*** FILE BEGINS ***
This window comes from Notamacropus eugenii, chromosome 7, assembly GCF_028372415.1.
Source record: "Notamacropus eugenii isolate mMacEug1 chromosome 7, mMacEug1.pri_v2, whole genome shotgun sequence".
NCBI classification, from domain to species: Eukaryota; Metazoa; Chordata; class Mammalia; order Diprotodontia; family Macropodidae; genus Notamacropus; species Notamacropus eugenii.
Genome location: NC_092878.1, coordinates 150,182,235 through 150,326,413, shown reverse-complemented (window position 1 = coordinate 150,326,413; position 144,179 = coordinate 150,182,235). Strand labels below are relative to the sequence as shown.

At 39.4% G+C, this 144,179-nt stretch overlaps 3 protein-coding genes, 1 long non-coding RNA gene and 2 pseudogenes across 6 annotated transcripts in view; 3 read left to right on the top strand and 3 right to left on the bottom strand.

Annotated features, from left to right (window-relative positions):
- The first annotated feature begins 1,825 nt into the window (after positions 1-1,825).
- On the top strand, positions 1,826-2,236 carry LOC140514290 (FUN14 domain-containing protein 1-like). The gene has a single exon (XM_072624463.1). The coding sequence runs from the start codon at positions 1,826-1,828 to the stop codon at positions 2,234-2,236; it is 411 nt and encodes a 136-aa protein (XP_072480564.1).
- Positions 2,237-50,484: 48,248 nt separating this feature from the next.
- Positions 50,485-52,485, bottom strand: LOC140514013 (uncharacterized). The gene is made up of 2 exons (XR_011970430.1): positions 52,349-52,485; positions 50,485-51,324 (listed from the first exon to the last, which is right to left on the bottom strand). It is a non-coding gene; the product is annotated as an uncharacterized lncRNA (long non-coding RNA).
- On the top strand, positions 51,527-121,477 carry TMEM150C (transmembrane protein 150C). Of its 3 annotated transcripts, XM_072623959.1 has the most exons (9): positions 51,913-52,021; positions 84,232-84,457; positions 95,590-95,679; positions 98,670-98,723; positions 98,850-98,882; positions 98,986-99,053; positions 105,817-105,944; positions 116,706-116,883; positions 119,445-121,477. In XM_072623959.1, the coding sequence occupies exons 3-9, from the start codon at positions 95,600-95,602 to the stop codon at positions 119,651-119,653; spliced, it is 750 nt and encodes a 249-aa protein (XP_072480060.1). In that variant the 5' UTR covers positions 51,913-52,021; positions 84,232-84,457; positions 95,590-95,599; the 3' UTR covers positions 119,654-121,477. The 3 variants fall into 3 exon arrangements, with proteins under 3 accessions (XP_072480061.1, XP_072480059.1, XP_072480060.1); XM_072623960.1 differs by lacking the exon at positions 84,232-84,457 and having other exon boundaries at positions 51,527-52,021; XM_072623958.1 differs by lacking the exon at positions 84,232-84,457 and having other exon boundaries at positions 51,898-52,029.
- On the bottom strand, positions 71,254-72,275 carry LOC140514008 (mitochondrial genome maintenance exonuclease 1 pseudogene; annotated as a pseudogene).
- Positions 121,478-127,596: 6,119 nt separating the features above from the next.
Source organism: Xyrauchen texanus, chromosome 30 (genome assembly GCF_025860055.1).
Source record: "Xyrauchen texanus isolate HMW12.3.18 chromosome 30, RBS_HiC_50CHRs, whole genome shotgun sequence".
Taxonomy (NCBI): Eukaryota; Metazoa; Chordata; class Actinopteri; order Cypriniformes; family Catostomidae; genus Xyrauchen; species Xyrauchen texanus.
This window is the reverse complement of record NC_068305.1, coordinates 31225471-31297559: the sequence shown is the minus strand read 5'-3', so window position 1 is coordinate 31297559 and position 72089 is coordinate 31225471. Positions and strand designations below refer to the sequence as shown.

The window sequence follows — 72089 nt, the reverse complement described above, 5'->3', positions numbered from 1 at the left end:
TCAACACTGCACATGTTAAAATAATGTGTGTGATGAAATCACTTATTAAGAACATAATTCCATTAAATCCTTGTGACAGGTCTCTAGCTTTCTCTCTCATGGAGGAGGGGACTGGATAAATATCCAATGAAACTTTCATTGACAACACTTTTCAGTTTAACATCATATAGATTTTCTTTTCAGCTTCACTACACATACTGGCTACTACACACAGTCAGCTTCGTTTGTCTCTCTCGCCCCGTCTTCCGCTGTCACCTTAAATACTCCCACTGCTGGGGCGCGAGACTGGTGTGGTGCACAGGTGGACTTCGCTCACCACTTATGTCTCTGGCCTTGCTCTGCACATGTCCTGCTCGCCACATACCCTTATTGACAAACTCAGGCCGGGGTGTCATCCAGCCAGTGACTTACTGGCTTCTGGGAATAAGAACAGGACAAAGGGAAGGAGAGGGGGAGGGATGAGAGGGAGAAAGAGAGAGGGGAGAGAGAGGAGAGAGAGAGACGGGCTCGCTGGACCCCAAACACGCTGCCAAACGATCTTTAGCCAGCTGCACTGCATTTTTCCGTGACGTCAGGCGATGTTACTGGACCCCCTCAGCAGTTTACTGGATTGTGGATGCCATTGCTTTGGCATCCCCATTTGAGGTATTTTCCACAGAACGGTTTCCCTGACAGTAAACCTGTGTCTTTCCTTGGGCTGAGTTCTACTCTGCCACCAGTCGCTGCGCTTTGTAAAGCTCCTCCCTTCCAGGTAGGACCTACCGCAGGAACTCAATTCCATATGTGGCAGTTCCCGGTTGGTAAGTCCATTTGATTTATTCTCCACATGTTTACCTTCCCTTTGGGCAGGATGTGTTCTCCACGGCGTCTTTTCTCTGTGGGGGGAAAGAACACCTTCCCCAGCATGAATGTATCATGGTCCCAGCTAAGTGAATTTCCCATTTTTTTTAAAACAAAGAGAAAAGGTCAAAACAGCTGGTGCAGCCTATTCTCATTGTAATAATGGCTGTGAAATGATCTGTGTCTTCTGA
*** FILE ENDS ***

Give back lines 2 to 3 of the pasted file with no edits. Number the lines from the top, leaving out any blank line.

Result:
Source record: "Notamacropus eugenii isolate mMacEug1 chromosome 7, mMacEug1.pri_v2, whole genome shotgun sequence".
NCBI classification, from domain to species: Eukaryota; Metazoa; Chordata; class Mammalia; order Diprotodontia; family Macropodidae; genus Notamacropus; species Notamacropus eugenii.